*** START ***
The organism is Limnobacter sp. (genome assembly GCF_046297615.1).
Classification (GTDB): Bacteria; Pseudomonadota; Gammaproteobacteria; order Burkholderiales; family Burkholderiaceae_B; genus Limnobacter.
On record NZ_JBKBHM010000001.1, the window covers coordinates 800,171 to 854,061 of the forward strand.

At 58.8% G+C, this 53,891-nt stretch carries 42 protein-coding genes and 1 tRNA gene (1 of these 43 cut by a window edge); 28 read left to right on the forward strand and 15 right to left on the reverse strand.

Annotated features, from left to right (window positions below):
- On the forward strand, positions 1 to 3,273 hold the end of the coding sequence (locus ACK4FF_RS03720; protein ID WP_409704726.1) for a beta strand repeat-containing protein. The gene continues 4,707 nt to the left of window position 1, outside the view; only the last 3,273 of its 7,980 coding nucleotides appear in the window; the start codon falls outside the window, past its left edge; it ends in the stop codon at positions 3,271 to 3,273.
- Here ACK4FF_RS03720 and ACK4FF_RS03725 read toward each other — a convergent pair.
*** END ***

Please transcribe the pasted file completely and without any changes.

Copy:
The organism is Limnobacter sp. (genome assembly GCF_046297615.1).
Classification (GTDB): Bacteria; Pseudomonadota; Gammaproteobacteria; order Burkholderiales; family Burkholderiaceae_B; genus Limnobacter.
On record NZ_JBKBHM010000001.1, the window covers coordinates 800,171 to 854,061 of the forward strand.

At 58.8% G+C, this 53,891-nt stretch carries 42 protein-coding genes and 1 tRNA gene (1 of these 43 cut by a window edge); 28 read left to right on the forward strand and 15 right to left on the reverse strand.

Annotated features, from left to right (window positions below):
- On the forward strand, positions 1 to 3,273 hold the end of the coding sequence (locus ACK4FF_RS03720; protein ID WP_409704726.1) for a beta strand repeat-containing protein. The gene continues 4,707 nt to the left of window position 1, outside the view; only the last 3,273 of its 7,980 coding nucleotides appear in the window; the start codon falls outside the window, past its left edge; it ends in the stop codon at positions 3,271 to 3,273.
- Here ACK4FF_RS03720 and ACK4FF_RS03725 read toward each other — a convergent pair.